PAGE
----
> > and so FD_SET would not be recognized as a macro name on that line.

    >
    > That doesn't make sense. To be expanded, an object-like macro
    > doesn't need to be followed by any particular token. And if you
    > actually meant function-like macro, then the preprocessor would
    > continue reading the arguments from succeeding lines of the
    > source file; the lack of a right parenthesis on the same line
    > would not dissuade it from the idea that it was expanding a
    > macro.


    Has someone forgotten that macros end at the first unescaped newline?

    --
    Jack Klein
    Home: http://JK-Technology.Com
    FAQs for
    comp.lang.c http://c-faq.com/
    comp.lang.c++ http://www.parashift.com/c -faq-lite/
    alt.comp.lang.learn.c-c++
    http://www.club.cc.cmu.edu/~ajo/docs/FAQ-acllc.html
    Jack Klein, Dec 22, 2007
    #8
  9. Jack Klein <> writes:
    > On Fri, 21 Dec 2007 12:40:55 -0800, Ben Pfaff <>
    > wrote in comp.lang.c:

    [...]
    >> That doesn't make sense. To be expanded, an object-like macro
    >> doesn't need to be followed by any particular token. And if you
    >> actually meant function-like macro, then the preprocessor would
    >> continue reading the arguments from succeeding lines of the
    >> source file; the lack of a right parenthesis on the same line
    >> would not dissuade it from the idea that it was expanding a
    >> macro.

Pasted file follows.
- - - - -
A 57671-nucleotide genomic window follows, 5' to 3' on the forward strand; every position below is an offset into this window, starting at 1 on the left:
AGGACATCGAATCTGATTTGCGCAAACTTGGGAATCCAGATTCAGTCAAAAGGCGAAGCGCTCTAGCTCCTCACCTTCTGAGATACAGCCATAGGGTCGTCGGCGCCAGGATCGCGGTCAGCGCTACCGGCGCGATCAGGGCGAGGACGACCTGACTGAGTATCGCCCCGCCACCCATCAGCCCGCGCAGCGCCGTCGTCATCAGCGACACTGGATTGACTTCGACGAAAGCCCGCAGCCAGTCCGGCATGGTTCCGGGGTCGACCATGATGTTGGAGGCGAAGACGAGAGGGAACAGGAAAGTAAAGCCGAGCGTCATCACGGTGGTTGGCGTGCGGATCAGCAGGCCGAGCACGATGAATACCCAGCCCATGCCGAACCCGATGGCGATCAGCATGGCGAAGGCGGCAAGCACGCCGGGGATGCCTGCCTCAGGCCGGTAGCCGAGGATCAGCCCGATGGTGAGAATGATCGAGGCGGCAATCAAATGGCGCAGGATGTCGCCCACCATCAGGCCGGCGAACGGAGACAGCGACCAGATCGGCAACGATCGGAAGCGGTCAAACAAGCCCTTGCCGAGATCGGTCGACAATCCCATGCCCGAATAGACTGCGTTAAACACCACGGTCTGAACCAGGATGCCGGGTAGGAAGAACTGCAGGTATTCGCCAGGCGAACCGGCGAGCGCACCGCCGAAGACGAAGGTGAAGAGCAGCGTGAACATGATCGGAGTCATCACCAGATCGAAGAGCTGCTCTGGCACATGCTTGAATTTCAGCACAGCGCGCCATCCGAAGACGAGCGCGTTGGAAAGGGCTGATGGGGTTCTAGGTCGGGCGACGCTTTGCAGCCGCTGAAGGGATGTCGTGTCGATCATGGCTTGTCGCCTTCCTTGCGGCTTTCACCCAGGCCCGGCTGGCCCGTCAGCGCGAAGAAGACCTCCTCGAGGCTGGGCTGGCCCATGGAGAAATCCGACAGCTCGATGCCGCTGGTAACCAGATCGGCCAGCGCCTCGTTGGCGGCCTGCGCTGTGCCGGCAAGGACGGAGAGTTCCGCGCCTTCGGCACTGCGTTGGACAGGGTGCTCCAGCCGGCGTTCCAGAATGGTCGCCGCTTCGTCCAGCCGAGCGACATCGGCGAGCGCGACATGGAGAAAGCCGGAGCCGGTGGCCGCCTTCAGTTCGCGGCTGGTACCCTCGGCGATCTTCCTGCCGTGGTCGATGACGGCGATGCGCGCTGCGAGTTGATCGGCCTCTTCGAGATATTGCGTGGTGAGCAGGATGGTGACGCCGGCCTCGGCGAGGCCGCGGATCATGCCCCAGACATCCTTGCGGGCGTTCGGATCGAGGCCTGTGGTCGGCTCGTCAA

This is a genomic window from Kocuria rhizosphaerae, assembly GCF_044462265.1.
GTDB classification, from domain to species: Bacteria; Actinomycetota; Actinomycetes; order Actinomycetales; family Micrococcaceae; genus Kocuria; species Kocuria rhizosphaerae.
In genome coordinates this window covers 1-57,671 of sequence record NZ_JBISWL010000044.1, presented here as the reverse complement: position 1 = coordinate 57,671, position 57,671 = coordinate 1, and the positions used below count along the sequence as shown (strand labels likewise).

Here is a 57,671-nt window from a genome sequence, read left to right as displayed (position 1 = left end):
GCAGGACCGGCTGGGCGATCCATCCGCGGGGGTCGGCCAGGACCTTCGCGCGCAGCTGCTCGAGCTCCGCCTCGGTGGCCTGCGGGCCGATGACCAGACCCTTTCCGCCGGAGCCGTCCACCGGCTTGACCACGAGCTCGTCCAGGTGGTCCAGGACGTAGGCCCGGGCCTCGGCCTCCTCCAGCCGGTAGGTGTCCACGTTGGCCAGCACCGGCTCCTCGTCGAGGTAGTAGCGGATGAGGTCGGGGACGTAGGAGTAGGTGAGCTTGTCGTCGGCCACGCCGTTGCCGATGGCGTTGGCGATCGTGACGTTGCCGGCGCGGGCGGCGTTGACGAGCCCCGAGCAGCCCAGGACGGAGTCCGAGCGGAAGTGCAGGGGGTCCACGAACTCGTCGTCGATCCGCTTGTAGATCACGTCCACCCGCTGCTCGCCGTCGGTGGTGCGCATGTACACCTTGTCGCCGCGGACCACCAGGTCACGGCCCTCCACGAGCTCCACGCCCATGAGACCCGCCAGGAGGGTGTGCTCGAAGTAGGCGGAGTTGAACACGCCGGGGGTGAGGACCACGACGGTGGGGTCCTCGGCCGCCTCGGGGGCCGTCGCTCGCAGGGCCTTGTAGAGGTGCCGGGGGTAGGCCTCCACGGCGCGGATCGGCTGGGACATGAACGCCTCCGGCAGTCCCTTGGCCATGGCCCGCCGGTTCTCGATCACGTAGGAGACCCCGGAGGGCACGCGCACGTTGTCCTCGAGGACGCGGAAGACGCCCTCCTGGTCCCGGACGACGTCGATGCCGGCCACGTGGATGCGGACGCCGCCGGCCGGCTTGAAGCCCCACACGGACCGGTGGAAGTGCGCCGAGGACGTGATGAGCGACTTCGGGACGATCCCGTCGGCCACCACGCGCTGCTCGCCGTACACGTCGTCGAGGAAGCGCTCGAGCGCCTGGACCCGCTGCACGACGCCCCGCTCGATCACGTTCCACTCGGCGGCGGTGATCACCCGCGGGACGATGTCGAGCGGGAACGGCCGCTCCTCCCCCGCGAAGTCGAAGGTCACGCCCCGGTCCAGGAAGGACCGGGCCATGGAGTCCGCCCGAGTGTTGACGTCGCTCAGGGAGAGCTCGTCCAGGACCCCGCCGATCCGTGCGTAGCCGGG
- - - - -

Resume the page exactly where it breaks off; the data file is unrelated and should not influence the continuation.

>
    > Has someone forgotten that macros end at the first unescaped newline?


    Macro definitions do. Macro invocations (for function-like macros) do
    not. For example, if FD_SET is a macro that expects two arguments,
    then this:

    FD_SET (
    arg1,
    arg2
    )

    is valid.

    --
    Keith Thompson (The_Other_Keith) <>
    Looking for software development work in the San Diego area.
    "We must do something. This is something. Therefore, we must do this."
    -- Antony Jay and Jonathan Lynn, "Yes Minister"
    Keith Thompson, Dec 22, 2007
    #9
  10. David Mathog

    Jack Klein Guest

    On Fri, 21 Dec 2007 19:01:40 -0800, Keith Thompson <>
    wrote in comp.lang.c:

    > Jack Klein <> writes:
    > > On Fri, 21 Dec 2007 12:40:55 -0800, Ben Pfaff <>
    > > wrote in comp.lang.c:

    > [...]
    > >> That doesn't make sense. To be expanded, an object-like macro
    > >> doesn't need to be followed by any particular token. And if you
    > >> actually meant function-like macro, then the preprocessor would
    > >> continue reading the arguments from succeeding lines of the
    > >> source file; the lack of a right parenthesis on the same line
    > >> would not dissuade it from the idea that it was expanding a
    > >> macro.

    > >
    > > Has someone forgotten that macros end at the first unescaped newline?

    >
    > Macro definitions do. Macro invocations (for function-like macros) do
    > not. For example, if FD_SET is a macro that expects two arguments,
    > then this:
    >
    > FD_SET (
    > arg1,
    > arg2
    > )
    >
    > is valid.


    You're absolutely right, and you and this topic have caused me to
    learn something new today. That doesn't often happen to me regarding
    the C standard these days, so thanks.

    Imagine...

    "Within the sequence of preprocessing tokens making up an invocation
    of a function-like macro, new-line is considered a normal white-space
    character."

    I never would have guessed.